Amniotic fluid inhibits Toll-like receptor 4 signaling in the fetal and neonatal intestinal epithelium

Misty Good, Richard H. Siggers, Chhinder P. Sodhi, Amin Afrazi, Feras Alkhudari, Charlotte E. Egan, Matthew D. Neal, Ibrahim Yazji, Hongpeng Jia, Joyce Lin, Maria F. Branca, Congrong Ma, Thomas Prindle, Zachary Grant, Sapana Shah, Dennis Slagle, Jose Paredes, John Ozolek, George K. Gittes, David J. Hackam

Research output: Contribution to journalArticlepeer-review

110 Scopus citations


The fetal intestinal mucosa is characterized by elevated Toll-like receptor 4 (TLR4) expression, which can lead to the development of necrotizing enterocolitis (NEC) - a devastating inflammatory disease of the premature intestine - upon exposure to microbes. To define endogenous strategies that could reduce TLR4 signaling, we hypothesized that amniotic fluid can inhibit TLR4 signaling within the fetal intestine and attenuate experimental NEC, and we sought to determine the mechanisms involved. We show here that microinjection of amniotic fluid into the fetal (embryonic day 18.5) gastrointestinal tract reduced LPS-mediated signaling within the fetal intestinal mucosa.Amniotic fluid is abundant in EGF, which we show is required for its inhibitory effects on TLR4 signaling via peroxisome proliferator-activated receptor, because inhibition of EGF receptor (EGFR) with cetuximab or EGF-depleted amniotic fluid blocked the inhibitory effects of amniotic fluid on TLR4, whereas amniotic fluid did not prevent TLR4 signaling in EGFR- or peroxisome proliferator-activated receptor γ - deficient enterocytes or in mice deficient in intestinal epithelial EGFR, and purified EGF attenuated the exaggerated intestinal mucosal TLR4 signaling in wild-type mice. Moreover, amniotic fluid-mediated TLR4 inhibition reduced the severity of NEC in mice through EGFR activation. Strikingly, NEC development in both mice and humans was associated with reduced EGFR expression that was restored upon the administration of amniotic fluid in mice or recovery from NEC in humans, suggesting that a lack of amniotic fluid-mediated EGFR signaling could predispose to NEC. These findings may explain the unique susceptibility of premature infants to the development of NEC and offer therapeutic approaches to this devastating disease.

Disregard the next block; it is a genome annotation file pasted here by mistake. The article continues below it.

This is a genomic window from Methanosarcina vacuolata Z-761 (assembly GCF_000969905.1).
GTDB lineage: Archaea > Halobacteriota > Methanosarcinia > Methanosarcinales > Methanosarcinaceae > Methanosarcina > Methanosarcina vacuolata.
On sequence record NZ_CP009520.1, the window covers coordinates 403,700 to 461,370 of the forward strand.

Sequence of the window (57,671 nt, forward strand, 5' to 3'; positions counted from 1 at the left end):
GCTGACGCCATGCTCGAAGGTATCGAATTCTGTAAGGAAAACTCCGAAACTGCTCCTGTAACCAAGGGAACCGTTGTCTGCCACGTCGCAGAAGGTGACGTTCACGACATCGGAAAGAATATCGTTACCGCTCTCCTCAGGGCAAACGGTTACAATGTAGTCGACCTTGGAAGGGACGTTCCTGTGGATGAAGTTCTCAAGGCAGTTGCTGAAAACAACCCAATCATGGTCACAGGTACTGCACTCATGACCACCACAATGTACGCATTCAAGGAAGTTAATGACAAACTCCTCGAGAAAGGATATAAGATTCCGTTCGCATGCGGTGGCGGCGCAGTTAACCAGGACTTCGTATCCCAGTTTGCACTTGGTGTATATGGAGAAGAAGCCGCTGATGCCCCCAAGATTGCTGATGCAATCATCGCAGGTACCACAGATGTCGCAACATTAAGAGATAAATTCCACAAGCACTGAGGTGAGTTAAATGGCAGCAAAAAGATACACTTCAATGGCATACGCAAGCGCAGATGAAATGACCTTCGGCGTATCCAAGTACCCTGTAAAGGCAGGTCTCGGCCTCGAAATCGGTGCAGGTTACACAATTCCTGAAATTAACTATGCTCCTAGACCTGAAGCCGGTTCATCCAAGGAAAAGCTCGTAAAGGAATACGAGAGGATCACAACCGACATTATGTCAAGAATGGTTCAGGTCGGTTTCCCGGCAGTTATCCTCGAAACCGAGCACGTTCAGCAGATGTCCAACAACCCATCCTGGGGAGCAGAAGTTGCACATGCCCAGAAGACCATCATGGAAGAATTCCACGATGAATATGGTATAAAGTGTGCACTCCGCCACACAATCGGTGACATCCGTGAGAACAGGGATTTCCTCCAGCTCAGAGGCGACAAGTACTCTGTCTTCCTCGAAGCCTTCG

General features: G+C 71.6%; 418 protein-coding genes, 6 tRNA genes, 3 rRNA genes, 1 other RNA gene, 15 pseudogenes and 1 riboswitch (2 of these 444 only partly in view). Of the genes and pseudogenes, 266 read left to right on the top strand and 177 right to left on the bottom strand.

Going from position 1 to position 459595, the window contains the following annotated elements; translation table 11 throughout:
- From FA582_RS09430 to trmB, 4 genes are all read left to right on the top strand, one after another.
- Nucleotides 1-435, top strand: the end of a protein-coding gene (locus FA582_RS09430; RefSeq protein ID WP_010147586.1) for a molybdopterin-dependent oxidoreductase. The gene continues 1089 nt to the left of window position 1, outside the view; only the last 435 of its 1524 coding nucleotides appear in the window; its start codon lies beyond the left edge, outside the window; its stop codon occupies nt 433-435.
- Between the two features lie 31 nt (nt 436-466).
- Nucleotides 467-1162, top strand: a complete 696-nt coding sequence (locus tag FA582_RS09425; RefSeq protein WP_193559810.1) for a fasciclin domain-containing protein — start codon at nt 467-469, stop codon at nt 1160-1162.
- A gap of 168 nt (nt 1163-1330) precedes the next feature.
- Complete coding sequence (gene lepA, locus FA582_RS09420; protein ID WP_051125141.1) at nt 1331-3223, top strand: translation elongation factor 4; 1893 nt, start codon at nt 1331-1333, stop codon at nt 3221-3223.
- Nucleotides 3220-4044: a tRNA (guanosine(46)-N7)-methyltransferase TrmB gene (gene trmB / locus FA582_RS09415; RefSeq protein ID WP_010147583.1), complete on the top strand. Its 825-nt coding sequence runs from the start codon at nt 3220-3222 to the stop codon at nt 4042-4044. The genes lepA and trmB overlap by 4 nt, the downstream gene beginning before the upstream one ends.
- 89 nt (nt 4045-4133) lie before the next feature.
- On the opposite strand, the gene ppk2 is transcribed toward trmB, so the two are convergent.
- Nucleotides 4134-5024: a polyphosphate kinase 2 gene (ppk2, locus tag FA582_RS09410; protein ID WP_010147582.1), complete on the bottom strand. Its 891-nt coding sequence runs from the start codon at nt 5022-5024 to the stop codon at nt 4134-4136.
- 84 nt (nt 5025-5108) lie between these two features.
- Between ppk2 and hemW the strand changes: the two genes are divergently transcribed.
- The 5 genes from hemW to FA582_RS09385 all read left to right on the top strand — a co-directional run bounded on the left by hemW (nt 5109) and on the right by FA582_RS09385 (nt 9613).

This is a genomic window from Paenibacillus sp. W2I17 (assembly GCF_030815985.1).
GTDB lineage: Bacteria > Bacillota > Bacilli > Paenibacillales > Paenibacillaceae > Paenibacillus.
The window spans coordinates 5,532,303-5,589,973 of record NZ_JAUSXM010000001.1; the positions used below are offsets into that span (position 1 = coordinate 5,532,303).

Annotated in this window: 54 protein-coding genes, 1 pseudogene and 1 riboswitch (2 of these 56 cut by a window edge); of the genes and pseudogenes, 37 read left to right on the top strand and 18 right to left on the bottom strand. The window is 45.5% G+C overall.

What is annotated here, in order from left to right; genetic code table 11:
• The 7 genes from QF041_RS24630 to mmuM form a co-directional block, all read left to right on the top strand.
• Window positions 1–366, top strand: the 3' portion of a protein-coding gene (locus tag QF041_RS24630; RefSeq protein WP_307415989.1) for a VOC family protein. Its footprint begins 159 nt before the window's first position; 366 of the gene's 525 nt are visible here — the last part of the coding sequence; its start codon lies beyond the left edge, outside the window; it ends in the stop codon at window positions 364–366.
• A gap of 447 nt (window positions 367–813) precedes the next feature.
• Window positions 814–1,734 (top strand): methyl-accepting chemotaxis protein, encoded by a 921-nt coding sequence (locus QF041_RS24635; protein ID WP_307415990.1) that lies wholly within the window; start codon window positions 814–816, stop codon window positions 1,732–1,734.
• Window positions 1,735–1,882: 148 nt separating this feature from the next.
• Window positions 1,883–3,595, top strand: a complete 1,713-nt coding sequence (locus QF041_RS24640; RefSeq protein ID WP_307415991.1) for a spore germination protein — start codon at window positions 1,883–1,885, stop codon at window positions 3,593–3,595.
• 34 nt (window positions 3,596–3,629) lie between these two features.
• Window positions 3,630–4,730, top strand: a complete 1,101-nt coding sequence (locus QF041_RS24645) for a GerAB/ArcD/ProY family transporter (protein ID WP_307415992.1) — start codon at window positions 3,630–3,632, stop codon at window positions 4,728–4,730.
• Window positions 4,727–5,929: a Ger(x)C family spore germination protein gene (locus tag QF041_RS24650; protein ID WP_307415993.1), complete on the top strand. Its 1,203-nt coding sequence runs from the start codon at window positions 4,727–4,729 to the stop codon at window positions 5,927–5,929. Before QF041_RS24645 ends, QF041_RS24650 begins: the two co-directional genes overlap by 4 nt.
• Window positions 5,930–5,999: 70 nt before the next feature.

Original languageEnglish (US)
Pages (from-to)11330-11335
Number of pages6
JournalProceedings of the National Academy of Sciences of the United States of America
Issue number28
StatePublished - Jul 10 2012
Externally publishedYes

ASJC Scopus subject areas

  • General


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